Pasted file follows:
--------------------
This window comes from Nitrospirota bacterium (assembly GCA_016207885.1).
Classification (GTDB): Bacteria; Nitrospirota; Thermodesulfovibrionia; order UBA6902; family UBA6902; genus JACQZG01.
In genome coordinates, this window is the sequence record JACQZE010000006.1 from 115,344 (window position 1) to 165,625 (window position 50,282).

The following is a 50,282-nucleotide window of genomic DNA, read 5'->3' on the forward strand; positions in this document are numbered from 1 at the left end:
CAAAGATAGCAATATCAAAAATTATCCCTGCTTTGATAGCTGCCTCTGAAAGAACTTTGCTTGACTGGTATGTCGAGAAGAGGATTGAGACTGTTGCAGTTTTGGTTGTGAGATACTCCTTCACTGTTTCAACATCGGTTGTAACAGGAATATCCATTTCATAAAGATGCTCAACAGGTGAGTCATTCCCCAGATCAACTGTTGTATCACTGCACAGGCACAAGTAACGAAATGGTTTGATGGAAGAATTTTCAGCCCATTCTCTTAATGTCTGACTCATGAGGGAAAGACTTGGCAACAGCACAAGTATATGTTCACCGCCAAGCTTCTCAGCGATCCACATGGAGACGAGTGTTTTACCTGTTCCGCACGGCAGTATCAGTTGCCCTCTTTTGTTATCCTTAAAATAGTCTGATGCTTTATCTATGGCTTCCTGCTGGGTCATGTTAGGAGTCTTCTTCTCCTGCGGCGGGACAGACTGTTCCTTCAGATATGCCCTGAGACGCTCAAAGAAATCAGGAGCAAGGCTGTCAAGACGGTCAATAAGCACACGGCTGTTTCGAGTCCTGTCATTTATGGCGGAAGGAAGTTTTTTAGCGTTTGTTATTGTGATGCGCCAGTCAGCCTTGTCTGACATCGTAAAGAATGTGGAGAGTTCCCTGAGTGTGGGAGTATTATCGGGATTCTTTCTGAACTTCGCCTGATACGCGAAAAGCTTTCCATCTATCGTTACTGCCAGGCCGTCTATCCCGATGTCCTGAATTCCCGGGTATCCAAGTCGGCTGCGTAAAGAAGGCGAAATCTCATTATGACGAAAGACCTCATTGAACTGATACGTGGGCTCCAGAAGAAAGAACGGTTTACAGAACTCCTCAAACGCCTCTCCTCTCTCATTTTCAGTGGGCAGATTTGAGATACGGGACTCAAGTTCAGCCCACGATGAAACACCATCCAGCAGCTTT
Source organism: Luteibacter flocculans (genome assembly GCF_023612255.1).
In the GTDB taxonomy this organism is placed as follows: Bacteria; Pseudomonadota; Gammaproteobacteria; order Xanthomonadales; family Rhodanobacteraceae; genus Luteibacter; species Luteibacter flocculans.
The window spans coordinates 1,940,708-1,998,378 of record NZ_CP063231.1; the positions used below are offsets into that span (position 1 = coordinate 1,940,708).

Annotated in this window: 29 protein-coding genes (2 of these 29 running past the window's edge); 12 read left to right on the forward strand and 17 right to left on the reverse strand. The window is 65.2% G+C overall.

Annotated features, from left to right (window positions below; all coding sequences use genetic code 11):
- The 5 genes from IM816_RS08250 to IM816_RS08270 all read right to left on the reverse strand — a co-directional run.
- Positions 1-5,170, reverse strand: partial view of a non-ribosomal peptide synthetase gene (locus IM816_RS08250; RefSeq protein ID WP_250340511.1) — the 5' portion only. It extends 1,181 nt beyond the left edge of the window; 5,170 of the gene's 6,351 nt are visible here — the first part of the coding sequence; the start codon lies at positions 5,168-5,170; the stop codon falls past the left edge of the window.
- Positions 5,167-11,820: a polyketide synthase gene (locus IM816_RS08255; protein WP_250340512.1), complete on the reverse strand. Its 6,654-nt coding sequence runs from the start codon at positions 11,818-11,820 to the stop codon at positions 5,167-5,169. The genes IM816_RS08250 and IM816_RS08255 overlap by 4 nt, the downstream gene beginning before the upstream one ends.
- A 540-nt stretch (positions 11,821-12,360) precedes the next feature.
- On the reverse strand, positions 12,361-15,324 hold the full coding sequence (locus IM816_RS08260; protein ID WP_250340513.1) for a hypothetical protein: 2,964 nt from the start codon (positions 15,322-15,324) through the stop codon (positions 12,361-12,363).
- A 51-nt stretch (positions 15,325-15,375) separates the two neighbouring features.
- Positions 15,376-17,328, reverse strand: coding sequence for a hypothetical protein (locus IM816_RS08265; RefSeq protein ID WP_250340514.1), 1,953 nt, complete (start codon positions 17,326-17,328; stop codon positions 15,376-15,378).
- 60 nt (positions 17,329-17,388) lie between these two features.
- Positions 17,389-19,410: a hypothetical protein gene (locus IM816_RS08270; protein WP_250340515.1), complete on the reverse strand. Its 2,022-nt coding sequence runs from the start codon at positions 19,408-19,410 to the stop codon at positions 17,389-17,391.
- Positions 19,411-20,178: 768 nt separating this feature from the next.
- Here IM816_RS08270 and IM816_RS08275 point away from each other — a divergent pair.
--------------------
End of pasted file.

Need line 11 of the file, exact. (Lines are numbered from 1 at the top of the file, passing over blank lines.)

- The 5 genes from IM816_RS08250 to IM816_RS08270 all read right to left on the reverse strand — a co-directional run.